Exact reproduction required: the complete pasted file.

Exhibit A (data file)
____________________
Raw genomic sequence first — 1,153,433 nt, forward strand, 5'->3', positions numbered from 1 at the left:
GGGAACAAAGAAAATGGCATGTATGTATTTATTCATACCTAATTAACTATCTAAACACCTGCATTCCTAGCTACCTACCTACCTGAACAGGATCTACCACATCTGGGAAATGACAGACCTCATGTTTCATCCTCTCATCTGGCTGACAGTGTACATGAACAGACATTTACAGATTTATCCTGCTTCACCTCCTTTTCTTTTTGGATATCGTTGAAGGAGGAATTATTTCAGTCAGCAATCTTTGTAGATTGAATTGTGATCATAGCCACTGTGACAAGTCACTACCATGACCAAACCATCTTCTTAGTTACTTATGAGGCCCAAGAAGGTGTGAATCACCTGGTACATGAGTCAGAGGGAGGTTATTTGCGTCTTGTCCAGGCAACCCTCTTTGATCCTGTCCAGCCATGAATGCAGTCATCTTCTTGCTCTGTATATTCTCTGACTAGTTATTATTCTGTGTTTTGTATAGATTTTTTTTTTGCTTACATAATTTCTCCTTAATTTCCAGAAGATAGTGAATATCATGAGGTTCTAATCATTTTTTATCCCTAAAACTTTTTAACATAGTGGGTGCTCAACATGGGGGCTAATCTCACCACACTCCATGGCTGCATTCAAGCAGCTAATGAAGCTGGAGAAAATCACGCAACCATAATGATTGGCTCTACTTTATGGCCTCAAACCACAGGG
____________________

Raw genomic sequence first — 1,153,433 nt, forward strand, 5'->3', positions numbered from 1 at the left:
GGGAACAAAGAAAATGGCATGTATGTATTTATTCATACCTAATTAACTATCTAAACACCTGCATTCCTAGCTACCTACCTACCTGAACAGGATCTACCACATCTGGGAAATGACAGACCTCATGTTTCATCCTCTCATCTGGCTGACAGTGTACATGAACAGACATTTACAGATTTATCCTGCTTCACCTCCTTTTCTTTTTGGATATCGTTGAAGGAGGAATTATTTCAGTCAGCAATCTTTGTAGATTGAATTGTGATCATAGCCACTGTGACAAGTCACTACCATGACCAAACCATCTTCTTAGTTACTTATGAGGCCCAAGAAGGTGTGAATCACCTGGTACATGAGTCAGAGGGAGGTTATTTGCGTCTTGTCCAGGCAACCCTCTTTGATCCTGTCCAGCCATGAATGCAGTCATCTTCTTGCTCTGTATATTCTCTGACTAGTTATTATTCTGTGTTTTGTATAGATTTTTTTTTTGCTTACATAATTTCTCCTTAATTTCCAGAAGATAGTGAATATCATGAGGTTCTAATCATTTTTTATCCCTAAAACTTTTTAACATAGTGGGTGCTCAACATGGGGGCTAATCTCACCACACTCCATGGCTGCATTCAAGCAGCTAATGAAGCTGGAGAAAATCACGCAACCATAATGATTGGCTCTACTTTATGGCCTCAAACCACAGGG